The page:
Orange Environment, Inc.

Mohawk Mountain Casino 20061010

Mohawk Mountain Casino 20061010

Mohawk Mountain Casino 20061010

October 10, 2006

Kurt G. Chandler
Regional Environmental Scientist
Bureau of Indian Affairs
Eastern Regional Office
545 Marriott Drive, Suite 700
Nashville, TN 37214

Re: Comments on the Final Environmental Assessment for the Mohawk raceway Casino

Dear Mr. Chandler:

I am writing as President of Orange Environment, Inc., a not-for-profit, tax-exempt organization concerned over its 24 years with protecting the integrity of the environment and communities of Orange County and its region and promoting sustainability. OEI has had standing over this time to adjudicate and litigate on behalf of the residents of Orange County on issues of major environmental import. Please consider OEI an interested party with regard to this application.

The EA completely fails to take into account impacts to Orange County due to traffic on the Rt. 17 (I-86) corridor and on radiating traffic on other Orange County roads, as well as air pollution impacts and other adverse consequences. Because more than ample evidence exists to authenticate such impacts, a Full Environmental Impact Statement is now necessary before a decision to grant the application can be reached in this matter.

Procedural Issues

First of all, I deplore the BIA’s decision to proceed with an Environmental Assessment for a project that clearly required a full Environmental Impact Statement from the start and for which other comparable casino projects in Sullivan County required a full EIS.

However, as foreseen by NEPA regulations, the preparation of an EA is an intermediary step toward the requirement for a full Environmental Impact Statement in the instance where the EA process identifies areas of significant environmental impact that have not been assessed and mitigated through the EA review and/or which require a more complete assessment than a cursory glance.

In this response to the EA, I will highlight issues that demand, under NEPA, a full review but which the instant EA abjectly fails to address. In combination with the response submitted by other interested parties to this application, Orange Environment’s comments should be considered as evidence that a full EIS is required in this matter, that no decision to allow the applicant to proceed with the project can be made given the inadequate guidance of this EA and that the proposed project in fact entails adverse environmental impacts that either require mitigation or denial of the project.

In Orange Environment’s responses to previous BIA EIS documents for Sullivan County tribal casinos, including documents prepared by this applicant, we have consistently raised adverse impacts to Orange County , New York. Despite this consistency, the Raceway EA fails to address these impacts at all. This omission, therefore, represents not only a failure to fully assess the adverse consequences of the proposed project, as required by NEPA, but it suggests a lack of will to address well establish adverse impacts and an effort to sidestep the review required under NEPA. It is clear that the applicant has deliberately avoided topics in its review that would demonstrate significant adverse effects and are hard to mitigate and therefore threatening to the project. THIS VIOLATION OF THE SPIRIT AND RULE OF NEPA IN ITSELF DEMANDS REDRESS. THE BIA CANNOT ALLOW ITSELF TO BECOME COMPLICIT IN THIS ABROGATION OF NEPA!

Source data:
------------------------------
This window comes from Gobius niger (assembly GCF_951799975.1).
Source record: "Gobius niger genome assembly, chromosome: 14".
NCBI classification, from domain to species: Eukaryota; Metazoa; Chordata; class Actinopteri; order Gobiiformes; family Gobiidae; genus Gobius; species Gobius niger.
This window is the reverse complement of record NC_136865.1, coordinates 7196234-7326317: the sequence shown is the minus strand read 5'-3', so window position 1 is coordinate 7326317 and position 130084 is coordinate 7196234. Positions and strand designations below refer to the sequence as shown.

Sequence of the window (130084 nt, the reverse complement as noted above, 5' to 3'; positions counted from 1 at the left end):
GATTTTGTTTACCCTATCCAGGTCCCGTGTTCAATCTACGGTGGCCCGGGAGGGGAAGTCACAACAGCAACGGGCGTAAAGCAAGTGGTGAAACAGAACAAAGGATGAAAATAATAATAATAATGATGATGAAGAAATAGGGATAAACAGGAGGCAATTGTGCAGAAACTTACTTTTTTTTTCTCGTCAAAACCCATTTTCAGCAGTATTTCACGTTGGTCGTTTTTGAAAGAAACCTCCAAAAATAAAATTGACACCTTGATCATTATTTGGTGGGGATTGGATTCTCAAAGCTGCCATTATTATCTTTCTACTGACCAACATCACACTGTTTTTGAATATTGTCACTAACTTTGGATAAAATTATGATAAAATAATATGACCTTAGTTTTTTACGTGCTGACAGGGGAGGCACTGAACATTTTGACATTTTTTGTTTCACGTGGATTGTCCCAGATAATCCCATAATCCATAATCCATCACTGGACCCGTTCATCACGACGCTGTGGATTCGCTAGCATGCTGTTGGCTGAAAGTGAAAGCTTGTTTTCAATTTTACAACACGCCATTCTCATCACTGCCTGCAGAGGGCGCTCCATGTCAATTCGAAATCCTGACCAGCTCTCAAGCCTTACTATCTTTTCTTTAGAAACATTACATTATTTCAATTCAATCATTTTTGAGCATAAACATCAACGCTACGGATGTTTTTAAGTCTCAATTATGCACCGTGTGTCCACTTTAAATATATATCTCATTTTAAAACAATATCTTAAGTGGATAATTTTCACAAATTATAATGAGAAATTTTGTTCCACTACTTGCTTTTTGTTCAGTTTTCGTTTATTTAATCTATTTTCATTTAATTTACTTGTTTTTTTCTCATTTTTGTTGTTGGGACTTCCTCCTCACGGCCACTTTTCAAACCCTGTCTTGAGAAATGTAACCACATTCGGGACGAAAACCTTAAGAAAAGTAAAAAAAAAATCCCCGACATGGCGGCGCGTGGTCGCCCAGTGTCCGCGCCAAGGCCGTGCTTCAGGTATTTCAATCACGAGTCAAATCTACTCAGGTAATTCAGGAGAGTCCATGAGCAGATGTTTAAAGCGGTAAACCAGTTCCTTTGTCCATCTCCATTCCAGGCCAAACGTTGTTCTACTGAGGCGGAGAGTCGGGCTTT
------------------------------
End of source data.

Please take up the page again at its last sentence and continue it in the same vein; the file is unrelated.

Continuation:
The fact that we are given an EA rather than an EIS—and so inadequate an EA at that— underscores the inherent confusion found in the federal impact assessment policy for casino projects by the BIA under the National Environmental Policy Act. The BIA avows that its mission is to address impacts to native clients of the agency (Franklin Keel to Edelstein, March 18, 2005, re the Stockbridge Munsee DEIS). This view entails a confusion of the agency mission, on one hand, with its obligations under NEPA, on the other. In meeting its NEPA obligations, the agency is clearly obligated to assess potentially significant adverse impacts to other communities and to the environment, as well. The BIA cannot read NEPA in a manner that diverges from the act’s intent, the interpretation of other agencies and the courts.